The present invention disclosed herein comprises an apparatus and method for monitoring the location of a downhole tool that may experience movement. The apparatus and method of the present invention are capable of detecting such movement even when the movement is below the threshold detectable by an accelerometer. More specifically, the apparatus and method of the present invention utilize a primary magnetic field generator and an induced magnetic field sensor coupled to the downhole tool to detect movement of the downhole tool relative to other downhole components.

In one aspect, the present invention is directed to an apparatus for detecting movement downhole. The apparatus includes a first downhole component having a sensor coupled thereto that generates a primary magnetic field by, for example, driving an alternating current through a primary winding. A second downhole component is positioned relative to the first downhole component such that the primary magnetic field is imposed on the second downhole component which generates an induced magnetic field that interacts with the primary magnetic field. The sensor detects movement of the first downhole component relative to the second downhole component by sensing a change in the induced magnetic field such as by measuring a change in voltage, current, resistance, impedance, inductive reactance or the like and combinations thereof within the sensor.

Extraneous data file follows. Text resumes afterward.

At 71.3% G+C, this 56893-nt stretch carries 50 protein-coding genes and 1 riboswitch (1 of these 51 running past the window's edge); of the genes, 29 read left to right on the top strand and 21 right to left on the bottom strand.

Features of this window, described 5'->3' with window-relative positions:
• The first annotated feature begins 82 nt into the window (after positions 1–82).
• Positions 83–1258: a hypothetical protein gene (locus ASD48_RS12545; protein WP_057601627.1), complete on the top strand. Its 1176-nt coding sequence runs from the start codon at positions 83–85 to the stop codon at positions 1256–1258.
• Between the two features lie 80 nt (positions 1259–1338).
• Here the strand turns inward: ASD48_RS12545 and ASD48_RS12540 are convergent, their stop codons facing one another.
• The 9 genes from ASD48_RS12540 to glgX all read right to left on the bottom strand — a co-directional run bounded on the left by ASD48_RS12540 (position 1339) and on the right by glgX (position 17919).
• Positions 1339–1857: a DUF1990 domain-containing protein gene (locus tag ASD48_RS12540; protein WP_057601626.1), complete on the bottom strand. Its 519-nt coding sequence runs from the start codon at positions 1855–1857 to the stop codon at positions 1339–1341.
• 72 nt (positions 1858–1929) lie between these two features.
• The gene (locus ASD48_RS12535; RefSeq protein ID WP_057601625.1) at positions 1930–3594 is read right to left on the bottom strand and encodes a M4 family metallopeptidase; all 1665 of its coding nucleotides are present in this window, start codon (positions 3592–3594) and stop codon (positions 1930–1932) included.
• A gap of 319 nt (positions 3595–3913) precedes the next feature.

The first and second downhole components may be portions of downhole tools, downhole tubulars or the like. For example, the first downhole component may be a seal assembly and the second downhole component may be the well casing. In one embodiment, the second downhole component may include one or more position indicators that enhance the change in the induced magnetic field and thereby enhance the change is the measured parameter within the sensor.

In another aspect, the present invention is directed to method for detecting movement downhole. The method includes the steps of disposing a first downhole component having a sensor coupled thereto relative to a second downhole component, generating a primary magnetic field with the sensor, imposing the primary magnetic field on the second downhole component at a first time, sensing a first response of the second downhole component to the primary magnetic field, imposing the primary magnetic field on the second downhole component at a second time, sensing a second response of the second downhole component to the primary magnetic field and comparing the first response and the second response to detect movement of the first downhole component relative to the second downhole component.

In a further aspect, the present invention is directed to a system for detecting movement downhole. The system includes first and second downhole components positioned relative to one another and a movement detector coupled to the first downhole component. The movement detector includes a primary magnetic field generator, an induced magnetic field sensor and a processor. The primary magnetic field generator generates a primary magnetic field that is imposed on the second downhole component at a first time to generate a first response and at a second time to generate a second response. The induced magnetic field sensor obtains a first measurement relative to the first response and a second measurement relative to the second response. The processor compares the first measurement and the second measurement to detect movement of the first downhole component relative to the second downhole component.

BRIEF DESCRIPTION OF THE DRAWINGS

For a more complete understanding of the features and advantages of the present invention, reference is now made to the detailed description of the invention along with the accompanying figures in which corresponding numerals in the different figures refer to corresponding parts and in which: